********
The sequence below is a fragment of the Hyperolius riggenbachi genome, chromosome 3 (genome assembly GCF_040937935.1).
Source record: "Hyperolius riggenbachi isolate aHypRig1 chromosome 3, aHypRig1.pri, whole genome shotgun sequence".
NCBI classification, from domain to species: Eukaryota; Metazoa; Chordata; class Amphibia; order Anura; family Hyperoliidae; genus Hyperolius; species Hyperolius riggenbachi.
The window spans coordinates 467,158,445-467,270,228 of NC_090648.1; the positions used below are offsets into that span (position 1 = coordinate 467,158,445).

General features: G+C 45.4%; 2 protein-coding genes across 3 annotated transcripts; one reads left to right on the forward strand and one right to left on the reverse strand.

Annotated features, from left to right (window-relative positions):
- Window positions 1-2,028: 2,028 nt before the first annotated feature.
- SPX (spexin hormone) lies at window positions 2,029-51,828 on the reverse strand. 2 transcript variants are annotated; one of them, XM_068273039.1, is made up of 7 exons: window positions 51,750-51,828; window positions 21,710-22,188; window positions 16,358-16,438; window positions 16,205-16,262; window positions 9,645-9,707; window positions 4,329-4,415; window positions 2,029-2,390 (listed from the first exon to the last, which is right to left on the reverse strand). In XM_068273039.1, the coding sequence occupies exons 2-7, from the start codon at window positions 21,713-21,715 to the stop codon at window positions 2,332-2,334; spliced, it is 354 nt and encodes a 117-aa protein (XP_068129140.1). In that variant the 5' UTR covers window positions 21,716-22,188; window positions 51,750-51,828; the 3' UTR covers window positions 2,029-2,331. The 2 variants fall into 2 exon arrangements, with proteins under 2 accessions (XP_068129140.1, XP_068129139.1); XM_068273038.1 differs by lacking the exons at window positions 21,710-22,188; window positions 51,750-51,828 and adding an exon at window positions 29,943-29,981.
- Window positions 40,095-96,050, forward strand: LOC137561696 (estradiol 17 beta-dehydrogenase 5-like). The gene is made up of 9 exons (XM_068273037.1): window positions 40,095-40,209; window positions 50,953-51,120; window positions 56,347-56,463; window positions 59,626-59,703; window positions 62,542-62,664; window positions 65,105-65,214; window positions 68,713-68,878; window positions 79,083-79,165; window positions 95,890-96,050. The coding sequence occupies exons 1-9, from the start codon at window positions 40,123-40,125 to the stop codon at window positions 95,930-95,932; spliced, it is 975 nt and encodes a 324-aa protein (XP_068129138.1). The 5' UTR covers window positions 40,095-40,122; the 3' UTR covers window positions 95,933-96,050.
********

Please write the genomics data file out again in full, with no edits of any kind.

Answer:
The sequence below is a fragment of the Hyperolius riggenbachi genome, chromosome 3 (genome assembly GCF_040937935.1).
Source record: "Hyperolius riggenbachi isolate aHypRig1 chromosome 3, aHypRig1.pri, whole genome shotgun sequence".
NCBI classification, from domain to species: Eukaryota; Metazoa; Chordata; class Amphibia; order Anura; family Hyperoliidae; genus Hyperolius; species Hyperolius riggenbachi.
The window spans coordinates 467,158,445-467,270,228 of NC_090648.1; the positions used below are offsets into that span (position 1 = coordinate 467,158,445).

General features: G+C 45.4%; 2 protein-coding genes across 3 annotated transcripts; one reads left to right on the forward strand and one right to left on the reverse strand.

Annotated features, from left to right (window-relative positions):
- Window positions 1-2,028: 2,028 nt before the first annotated feature.
- SPX (spexin hormone) lies at window positions 2,029-51,828 on the reverse strand. 2 transcript variants are annotated; one of them, XM_068273039.1, is made up of 7 exons: window positions 51,750-51,828; window positions 21,710-22,188; window positions 16,358-16,438; window positions 16,205-16,262; window positions 9,645-9,707; window positions 4,329-4,415; window positions 2,029-2,390 (listed from the first exon to the last, which is right to left on the reverse strand). In XM_068273039.1, the coding sequence occupies exons 2-7, from the start codon at window positions 21,713-21,715 to the stop codon at window positions 2,332-2,334; spliced, it is 354 nt and encodes a 117-aa protein (XP_068129140.1). In that variant the 5' UTR covers window positions 21,716-22,188; window positions 51,750-51,828; the 3' UTR covers window positions 2,029-2,331. The 2 variants fall into 2 exon arrangements, with proteins under 2 accessions (XP_068129140.1, XP_068129139.1); XM_068273038.1 differs by lacking the exons at window positions 21,710-22,188; window positions 51,750-51,828 and adding an exon at window positions 29,943-29,981.
- Window positions 40,095-96,050, forward strand: LOC137561696 (estradiol 17 beta-dehydrogenase 5-like). The gene is made up of 9 exons (XM_068273037.1): window positions 40,095-40,209; window positions 50,953-51,120; window positions 56,347-56,463; window positions 59,626-59,703; window positions 62,542-62,664; window positions 65,105-65,214; window positions 68,713-68,878; window positions 79,083-79,165; window positions 95,890-96,050. The coding sequence occupies exons 1-9, from the start codon at window positions 40,123-40,125 to the stop codon at window positions 95,930-95,932; spliced, it is 975 nt and encodes a 324-aa protein (XP_068129138.1). The 5' UTR covers window positions 40,095-40,122; the 3' UTR covers window positions 95,933-96,050.